If you haven’t done any decluttering recently, there’s no better time like the present—we’re just two weeks into 2020, and there’s something symbolic and encouraging about cultivating the habit of being tidy and organised from the beginning of the year and all throughout.

Clearing the slate—which in this case is your home—and starting afresh with a massive “beginning of the year clean-up” requires time, determination and patience, but it is definitely worth it. Living around clutter can be stressful; in this case, the phrase “tidy house, tidy mind” certainly has some merit.

But what happens after you clean and organise your home from top to bottom? Do you leave it, let it get cluttered again and attempt another major cleaning in half a year? It’s important to keep your progress going by committing to good decluttering habits. The challenge is in the maintenance.

Forming the right habits when it comes to keeping your home tidy can yield great results—it can instill discipline in you, teach you the value of caring for your things and surroundings, and reward you with a personal living space that’s clean, fresh, peaceful and inspiring.

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Cultivate the habit of: giving things away

Assign a give-away box and steadily fill it with items you no longer need or want. Photo: YouTube screen grab

As people, we have too much stuff—clothing, technology, shoes, you name it. Get yourself a “give away” box and place it somewhere that’s easy to access. Whenever you see something in your home that you feel you no longer want or need (and are willing to donate to others who are less fortunate), just put it in the assigned box immediately.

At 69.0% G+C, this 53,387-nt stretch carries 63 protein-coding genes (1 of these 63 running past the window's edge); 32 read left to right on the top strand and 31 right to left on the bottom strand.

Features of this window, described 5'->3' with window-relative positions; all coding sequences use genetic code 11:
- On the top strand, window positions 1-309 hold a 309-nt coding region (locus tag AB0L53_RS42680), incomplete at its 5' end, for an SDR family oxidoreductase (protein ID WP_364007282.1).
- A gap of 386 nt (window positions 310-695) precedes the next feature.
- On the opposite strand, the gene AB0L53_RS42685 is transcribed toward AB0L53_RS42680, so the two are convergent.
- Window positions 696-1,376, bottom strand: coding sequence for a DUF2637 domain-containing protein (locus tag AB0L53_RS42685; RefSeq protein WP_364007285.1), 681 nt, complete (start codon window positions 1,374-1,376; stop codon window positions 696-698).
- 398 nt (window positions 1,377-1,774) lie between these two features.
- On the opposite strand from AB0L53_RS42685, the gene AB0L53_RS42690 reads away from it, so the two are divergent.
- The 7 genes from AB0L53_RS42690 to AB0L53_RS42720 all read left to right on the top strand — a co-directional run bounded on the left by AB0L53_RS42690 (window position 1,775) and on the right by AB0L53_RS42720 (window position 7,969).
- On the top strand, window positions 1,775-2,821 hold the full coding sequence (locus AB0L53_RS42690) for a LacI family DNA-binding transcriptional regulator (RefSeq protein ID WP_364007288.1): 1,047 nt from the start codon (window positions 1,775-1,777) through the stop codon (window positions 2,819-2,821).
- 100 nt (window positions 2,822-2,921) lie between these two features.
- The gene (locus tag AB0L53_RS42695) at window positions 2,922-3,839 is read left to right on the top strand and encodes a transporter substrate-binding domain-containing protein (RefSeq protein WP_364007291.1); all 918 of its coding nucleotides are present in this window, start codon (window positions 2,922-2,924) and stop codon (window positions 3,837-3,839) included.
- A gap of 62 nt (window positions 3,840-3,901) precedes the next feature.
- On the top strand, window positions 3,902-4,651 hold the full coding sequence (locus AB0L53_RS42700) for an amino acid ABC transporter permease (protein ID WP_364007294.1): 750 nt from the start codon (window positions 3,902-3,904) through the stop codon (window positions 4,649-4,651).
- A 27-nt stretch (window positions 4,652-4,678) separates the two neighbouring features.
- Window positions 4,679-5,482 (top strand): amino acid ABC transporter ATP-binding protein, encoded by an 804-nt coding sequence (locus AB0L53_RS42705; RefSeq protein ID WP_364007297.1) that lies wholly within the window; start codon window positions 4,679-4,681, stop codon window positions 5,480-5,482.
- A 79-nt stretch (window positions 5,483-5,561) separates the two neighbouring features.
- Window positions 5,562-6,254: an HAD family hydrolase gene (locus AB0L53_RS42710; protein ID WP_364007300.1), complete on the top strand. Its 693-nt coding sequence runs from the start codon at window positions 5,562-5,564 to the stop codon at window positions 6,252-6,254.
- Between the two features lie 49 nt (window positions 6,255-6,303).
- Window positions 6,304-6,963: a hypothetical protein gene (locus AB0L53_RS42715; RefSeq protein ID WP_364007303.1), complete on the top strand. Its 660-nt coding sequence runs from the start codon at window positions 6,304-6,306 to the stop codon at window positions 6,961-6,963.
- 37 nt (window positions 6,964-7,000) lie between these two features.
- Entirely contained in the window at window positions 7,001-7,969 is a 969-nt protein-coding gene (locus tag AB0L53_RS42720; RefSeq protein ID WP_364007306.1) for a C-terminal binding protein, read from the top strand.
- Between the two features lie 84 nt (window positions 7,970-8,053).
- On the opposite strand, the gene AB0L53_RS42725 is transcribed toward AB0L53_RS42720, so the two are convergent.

Fill it as you go throughout the year, and seal it up and donate it once you’ve filled the box. Don’t forget to assign a new “give away” box after it’s been given away. Get members of the family in on the plan, too, and whatever you do—don’t go digging in the “give away” box to see if you want anything back. Once it’s in there, it’s going.

Keep this up throughout the year, and you’ll be surprised at how many items you will have to give away to others.

Cultivate the habit of: cleaning as you go

Cleaning is a lifestyle. Photo: YouTube screen grab

One of the best and most fundamentally necessary habits that people need to learn is to clean up after themselves. But let’s face it—many of us are lazy and given to procrastination, and we also make the mistake of putting off our chores until they’ve piled up and are a little bit more than intimidating; no, they become overwhelming.

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If we adopt the habit of picking up after ourselves, it becomes much easier. As an example, let’s take the dishes. No one really likes doing dishes, but leaving the pile of dirty plates to grow bigger everyday is a bad idea—take care of it on a daily basis and save yourself the stress and the hassle of clutter and mess.

Cultivate the habit of: finding your own decluttering technique

Find your own organisation method. Photo: YouTube screen grab

From the popular KonMari method by Japanese tidying expert Marie Kondo to other minimalist approaches to life and organisation, there are many popular techniques and tried-and-tested tricks to getting rid of clutter and living in a more organised manner.

Decluttering is a personal process. See what other people are doing, try as many tips and ideas as you like, and then find the method that works best for you.You might be the sort to tidy everyday or perhaps you prefer a weekly clean-up, and whether it’s staunchly severing ties with old items by getting them immediately out of your sight or lovingly thanking your old clothes for serving you well, the result is the same.

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Cultivate the habit of: assigning everything its proper place

Storage boxes and labels are great for keeping organised. Photo: YouTube screen grab

Organising experts may have their different signature methods on decluttering, but they can all agree on one thing—it’s a good practice to assign items a “home” or a proper place of their own.

If a particular item is assigned its own place (for example, the car keys live on this hook in the kitchen and nowhere else), it should always be returned to that same place after use and, in theory, should not go missing.

Much of our time is spent searching for sundry items such as keys, wallets, phones and sunglasses. Assigning items their proper place (and religiously making sure they find their way back to it) is one way to not just get organised but stay organised (and save time and energy in the process).